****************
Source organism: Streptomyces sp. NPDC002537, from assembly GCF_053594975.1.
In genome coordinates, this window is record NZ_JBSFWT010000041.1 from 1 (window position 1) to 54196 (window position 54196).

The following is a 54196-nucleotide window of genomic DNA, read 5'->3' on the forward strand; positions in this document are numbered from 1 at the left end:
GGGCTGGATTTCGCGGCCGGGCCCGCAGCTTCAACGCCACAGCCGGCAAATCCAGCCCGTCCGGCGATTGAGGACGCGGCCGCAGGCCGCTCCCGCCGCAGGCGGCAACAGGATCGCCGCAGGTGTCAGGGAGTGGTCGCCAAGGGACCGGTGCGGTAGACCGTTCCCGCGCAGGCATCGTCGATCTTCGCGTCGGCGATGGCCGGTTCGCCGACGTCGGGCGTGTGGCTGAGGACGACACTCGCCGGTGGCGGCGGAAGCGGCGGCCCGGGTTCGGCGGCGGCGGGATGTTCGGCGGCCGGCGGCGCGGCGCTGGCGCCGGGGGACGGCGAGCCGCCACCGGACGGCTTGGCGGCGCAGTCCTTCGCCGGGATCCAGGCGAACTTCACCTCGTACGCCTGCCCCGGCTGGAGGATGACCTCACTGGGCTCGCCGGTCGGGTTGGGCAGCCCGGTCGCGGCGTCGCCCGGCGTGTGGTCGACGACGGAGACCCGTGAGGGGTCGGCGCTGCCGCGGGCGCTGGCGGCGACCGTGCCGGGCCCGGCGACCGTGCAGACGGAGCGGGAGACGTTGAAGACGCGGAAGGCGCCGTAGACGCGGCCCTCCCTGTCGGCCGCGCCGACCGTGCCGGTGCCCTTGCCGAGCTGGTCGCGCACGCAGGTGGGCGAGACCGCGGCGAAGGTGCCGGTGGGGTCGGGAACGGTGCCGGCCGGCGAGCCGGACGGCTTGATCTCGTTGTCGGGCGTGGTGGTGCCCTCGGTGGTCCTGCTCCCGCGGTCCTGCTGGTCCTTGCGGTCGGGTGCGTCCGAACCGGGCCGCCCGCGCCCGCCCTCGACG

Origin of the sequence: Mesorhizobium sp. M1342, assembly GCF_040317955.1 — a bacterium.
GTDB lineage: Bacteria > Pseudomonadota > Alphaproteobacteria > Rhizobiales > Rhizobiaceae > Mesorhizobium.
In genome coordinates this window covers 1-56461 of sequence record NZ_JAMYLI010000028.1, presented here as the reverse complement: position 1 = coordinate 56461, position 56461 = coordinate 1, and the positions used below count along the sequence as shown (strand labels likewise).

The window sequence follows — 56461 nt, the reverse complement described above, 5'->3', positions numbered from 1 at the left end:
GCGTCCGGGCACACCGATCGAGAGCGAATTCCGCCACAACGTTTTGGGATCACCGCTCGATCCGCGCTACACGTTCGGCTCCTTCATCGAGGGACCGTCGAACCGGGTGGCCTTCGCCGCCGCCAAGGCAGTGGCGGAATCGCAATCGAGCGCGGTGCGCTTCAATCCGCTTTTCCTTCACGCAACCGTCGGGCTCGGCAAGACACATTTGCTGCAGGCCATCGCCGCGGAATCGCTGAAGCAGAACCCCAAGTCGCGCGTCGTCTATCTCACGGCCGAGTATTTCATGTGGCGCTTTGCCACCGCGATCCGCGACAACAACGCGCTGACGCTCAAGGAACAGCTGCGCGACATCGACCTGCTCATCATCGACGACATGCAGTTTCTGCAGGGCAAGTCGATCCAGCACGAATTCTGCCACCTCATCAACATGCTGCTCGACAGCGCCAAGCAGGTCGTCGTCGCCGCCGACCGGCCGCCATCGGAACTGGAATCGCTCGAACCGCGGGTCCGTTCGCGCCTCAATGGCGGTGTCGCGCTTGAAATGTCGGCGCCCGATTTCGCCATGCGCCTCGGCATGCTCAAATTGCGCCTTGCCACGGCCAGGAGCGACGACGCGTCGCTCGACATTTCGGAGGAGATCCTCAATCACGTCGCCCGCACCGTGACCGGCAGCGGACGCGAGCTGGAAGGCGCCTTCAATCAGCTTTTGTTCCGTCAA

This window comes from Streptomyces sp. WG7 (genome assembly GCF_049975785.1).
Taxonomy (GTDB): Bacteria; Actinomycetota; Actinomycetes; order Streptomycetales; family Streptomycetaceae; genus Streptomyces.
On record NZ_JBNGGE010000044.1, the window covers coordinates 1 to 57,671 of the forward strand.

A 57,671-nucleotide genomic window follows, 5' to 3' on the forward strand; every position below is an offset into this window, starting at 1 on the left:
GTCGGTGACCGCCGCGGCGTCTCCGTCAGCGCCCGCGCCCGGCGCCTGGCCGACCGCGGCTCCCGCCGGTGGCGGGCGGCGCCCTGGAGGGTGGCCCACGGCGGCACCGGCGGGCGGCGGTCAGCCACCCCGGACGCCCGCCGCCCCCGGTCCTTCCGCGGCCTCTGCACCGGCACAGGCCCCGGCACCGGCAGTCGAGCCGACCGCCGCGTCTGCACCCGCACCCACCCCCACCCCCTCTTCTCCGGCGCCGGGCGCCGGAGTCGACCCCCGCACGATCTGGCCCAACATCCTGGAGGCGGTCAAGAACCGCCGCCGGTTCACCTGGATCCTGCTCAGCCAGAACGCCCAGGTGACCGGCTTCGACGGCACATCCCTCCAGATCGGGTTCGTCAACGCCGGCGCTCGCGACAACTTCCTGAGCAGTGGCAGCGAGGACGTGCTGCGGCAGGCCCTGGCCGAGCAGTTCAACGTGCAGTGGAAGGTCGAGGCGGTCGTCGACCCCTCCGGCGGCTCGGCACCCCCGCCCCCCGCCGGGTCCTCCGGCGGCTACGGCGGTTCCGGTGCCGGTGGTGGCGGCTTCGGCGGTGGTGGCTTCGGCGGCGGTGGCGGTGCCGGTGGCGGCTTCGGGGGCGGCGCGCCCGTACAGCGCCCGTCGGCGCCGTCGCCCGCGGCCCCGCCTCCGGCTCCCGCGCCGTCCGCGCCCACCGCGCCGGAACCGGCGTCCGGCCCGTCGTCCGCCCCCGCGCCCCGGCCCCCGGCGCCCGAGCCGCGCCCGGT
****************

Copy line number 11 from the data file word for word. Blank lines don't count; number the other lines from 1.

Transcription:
Taxonomy (GTDB): Bacteria; Actinomycetota; Actinomycetes; order Streptomycetales; family Streptomycetaceae; genus Streptomyces.